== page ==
Wednesday, August 16, 2017  


Planning And Planting For Your Summer Gardens


Everything is full of hope. As we see the swarms of newly hatching insects catch the sun we become aware that this season will not go on forever.

As the seasons change and the soil warms we poke outside and plod around kicking the soil and picking up the eternal sticks and pine cones. Spring is the season of hope and change. Temperatures moderate. Life-giving rains arrive. This season seems to happen all by itself. Each day shows a changing face. Buds open and leaves push up towards the sun. Everything is full of hope. As we see the swarms of newly hatching insects catch the sun we become aware that this season will not go on forever. The heat of the warming sun will get more intense, the rain wane and the pests arrive. So how do we prepare for the summer with the glorious gardens we dream of?

Begin with the Soil

First let’s start with the basics. In order for plants to grow they need 5 things: soil, water, nutrients, sunlight and air. So start at the beginning with the soil. Soil tests are available at your local extension office and when completed and sent in the results give you what needs to be done to your soil to grow the specific plants you desire. For $10 you will get a report and information sheets to assist you with the results/plants you want. The form asks what you want to plant and the information is aimed at that process. So if you want a vegetable garden or acid-loving shade plants, send a sample for each particular garden area. Look for the Master Gardeners at the farmer’s markets or find your extension office.
So TEST YOUR SOIL! If you accomplish this early in the spring you should get relatively quick results and be ready for action. On average this needs to be accomplished every two to three years assuming no drastic changes such as construction, chemical spills or erosion.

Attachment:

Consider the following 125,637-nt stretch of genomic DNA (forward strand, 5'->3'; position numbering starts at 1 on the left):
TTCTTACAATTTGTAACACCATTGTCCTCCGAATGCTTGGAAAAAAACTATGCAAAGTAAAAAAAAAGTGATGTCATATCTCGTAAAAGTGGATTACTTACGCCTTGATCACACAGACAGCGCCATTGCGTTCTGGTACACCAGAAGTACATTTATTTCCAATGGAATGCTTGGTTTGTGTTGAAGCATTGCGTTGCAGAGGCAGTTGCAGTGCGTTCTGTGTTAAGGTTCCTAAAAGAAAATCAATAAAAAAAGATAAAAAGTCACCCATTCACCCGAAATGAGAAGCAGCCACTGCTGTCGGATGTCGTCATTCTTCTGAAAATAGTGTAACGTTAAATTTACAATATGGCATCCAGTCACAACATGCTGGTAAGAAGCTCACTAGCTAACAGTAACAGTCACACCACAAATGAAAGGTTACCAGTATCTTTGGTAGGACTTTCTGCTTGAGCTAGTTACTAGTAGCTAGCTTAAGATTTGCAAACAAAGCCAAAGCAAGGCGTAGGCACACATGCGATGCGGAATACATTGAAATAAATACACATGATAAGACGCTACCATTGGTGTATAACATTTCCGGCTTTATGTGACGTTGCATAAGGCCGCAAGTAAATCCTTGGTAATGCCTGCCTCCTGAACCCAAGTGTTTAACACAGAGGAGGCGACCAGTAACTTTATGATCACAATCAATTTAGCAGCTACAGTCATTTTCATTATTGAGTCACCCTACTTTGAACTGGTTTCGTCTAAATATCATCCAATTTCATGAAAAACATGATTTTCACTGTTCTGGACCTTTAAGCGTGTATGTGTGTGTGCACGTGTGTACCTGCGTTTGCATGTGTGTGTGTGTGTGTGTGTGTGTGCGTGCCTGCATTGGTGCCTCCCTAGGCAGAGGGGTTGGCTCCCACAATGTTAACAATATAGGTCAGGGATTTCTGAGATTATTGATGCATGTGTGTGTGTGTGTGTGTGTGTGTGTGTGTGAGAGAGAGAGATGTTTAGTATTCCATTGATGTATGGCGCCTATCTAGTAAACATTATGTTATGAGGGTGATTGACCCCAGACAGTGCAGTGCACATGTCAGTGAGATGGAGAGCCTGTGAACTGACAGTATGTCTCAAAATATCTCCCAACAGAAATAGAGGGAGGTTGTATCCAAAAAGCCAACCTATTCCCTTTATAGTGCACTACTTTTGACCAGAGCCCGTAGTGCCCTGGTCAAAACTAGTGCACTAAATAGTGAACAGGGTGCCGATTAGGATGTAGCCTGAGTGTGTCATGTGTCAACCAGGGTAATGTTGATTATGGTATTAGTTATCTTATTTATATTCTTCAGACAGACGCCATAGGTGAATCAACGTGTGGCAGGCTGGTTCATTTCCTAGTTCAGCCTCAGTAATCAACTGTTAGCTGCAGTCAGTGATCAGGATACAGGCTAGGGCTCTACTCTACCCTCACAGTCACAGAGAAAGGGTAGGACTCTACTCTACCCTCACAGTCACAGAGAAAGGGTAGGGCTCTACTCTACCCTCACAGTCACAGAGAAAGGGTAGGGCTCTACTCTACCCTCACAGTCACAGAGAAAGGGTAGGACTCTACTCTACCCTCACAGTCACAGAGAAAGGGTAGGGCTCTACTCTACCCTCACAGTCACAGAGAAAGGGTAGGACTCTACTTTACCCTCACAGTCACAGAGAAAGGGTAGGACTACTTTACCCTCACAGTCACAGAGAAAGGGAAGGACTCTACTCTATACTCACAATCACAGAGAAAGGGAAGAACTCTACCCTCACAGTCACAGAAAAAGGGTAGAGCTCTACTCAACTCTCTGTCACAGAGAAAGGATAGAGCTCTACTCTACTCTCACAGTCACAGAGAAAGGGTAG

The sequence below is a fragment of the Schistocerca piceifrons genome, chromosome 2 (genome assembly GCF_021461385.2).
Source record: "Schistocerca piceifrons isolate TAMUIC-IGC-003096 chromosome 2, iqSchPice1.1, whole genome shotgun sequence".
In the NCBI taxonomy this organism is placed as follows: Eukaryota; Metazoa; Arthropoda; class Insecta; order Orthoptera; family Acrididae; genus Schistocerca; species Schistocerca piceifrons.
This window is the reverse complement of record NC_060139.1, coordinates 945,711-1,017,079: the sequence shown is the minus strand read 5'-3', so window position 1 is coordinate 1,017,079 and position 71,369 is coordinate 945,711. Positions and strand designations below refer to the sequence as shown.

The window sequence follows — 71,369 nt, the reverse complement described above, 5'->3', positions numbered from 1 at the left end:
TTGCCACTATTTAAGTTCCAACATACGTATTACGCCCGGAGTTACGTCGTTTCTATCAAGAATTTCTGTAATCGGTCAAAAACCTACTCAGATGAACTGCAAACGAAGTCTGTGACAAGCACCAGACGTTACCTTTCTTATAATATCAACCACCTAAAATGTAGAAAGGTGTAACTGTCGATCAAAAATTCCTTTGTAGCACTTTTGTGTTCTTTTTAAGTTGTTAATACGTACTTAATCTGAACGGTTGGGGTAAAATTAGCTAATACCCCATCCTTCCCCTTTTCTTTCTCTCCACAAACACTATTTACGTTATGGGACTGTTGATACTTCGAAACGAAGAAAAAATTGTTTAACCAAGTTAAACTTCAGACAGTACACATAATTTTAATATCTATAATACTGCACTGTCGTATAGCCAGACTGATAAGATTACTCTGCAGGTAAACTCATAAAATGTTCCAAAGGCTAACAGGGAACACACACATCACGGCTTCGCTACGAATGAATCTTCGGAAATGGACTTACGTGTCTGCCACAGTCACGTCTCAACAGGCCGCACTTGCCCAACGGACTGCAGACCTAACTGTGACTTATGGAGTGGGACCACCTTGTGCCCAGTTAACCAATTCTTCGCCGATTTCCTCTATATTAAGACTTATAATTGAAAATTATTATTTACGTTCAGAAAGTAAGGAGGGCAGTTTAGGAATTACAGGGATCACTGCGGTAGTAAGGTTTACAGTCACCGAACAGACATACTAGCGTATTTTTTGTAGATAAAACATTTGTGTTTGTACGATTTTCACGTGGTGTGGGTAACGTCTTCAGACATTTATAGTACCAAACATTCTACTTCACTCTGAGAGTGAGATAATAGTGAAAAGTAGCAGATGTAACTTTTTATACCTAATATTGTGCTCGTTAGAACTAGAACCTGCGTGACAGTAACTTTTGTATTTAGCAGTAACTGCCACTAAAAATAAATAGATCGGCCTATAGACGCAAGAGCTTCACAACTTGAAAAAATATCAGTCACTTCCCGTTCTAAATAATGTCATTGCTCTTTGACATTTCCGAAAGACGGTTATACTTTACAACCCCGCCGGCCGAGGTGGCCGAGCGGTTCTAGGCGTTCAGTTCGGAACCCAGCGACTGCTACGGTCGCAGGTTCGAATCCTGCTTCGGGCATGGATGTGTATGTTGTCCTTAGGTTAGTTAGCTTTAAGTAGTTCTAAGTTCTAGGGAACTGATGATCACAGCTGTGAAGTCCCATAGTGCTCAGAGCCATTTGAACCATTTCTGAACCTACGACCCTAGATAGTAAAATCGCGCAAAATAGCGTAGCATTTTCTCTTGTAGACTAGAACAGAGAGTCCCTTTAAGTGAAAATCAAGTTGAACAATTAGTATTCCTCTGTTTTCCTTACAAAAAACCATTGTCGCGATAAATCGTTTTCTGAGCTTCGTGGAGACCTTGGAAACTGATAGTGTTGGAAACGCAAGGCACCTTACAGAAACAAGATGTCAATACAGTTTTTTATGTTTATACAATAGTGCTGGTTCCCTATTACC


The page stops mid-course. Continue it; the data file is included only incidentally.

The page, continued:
Now use your evenings and rainy days to inventory! I mean throw out those old worn garden gloves and replace. Clean any tools that you failed to put away properly. Sharpen blades with a file, use rubbing alcohol to clean blades of loppers and trimmers to prevent spreading plant diseases and oil all working parts! Apply linseed oil to wooden handles to help preserve them and keep them from splintering into your hands and fingers.

Take Inventory

Look around at your supplies. Do you have labels for your plants, ties and posts to prop them up, organic fertilizer, crushed oyster shells for placing in newly dug holes (vole deterrent), kneeling pads and seeds you carefully saved and labeled from last year? Browse through your garden catalogs and see what you may need for the busy year ahead.


With concerns about our environment we are more and more aware of where our water is coming from. Wells can be deep and tap into the aquifers or shallow and have high salt content and affect our drinking supply. High salt content is not good for our plants. So look at the possibility of a rain barrel or two or three! Rain barrels are easily available through local hardware shops, garden supply and mail order. The master gardeners hold rain barrel workshops several times a year to assist the general public to assemble inexpensive rain barrels. Contact your extension office for the schedule and contact person.


Look no further than your compost pile. Clean off additional leaves that have fallen, run over them with a mower and load them into your compost bin or alternate with manure on your gardens. For best decomposition alternate brown with green (plant material). Compost is invaluable! Dig out your compost bin brimming over with the fall’s gifts from your gardens. Compost, “black gold,” contains the nutrients your plants need.
Always be aware to apply it around your plants being careful to keep it away from the trunk and stems which can harbor animals and insects that eat and destroy them.
Now is also the time to become best friends with someone who has manure; well rotted, black, clean…relatively speaking, and just the thing to make all those ground leaves turn to nutrients and again into growing plants. When manure is well rotted and dark from a nicely heated-up pile it helps to kill the seeds from the oats and grasses those critters have been eating so they do not reproduce in your garden. Besides, you develop nicely shaped shoulders and firm upper arms just digging the stuff…make sure you use your legs and turn your whole body when lifting.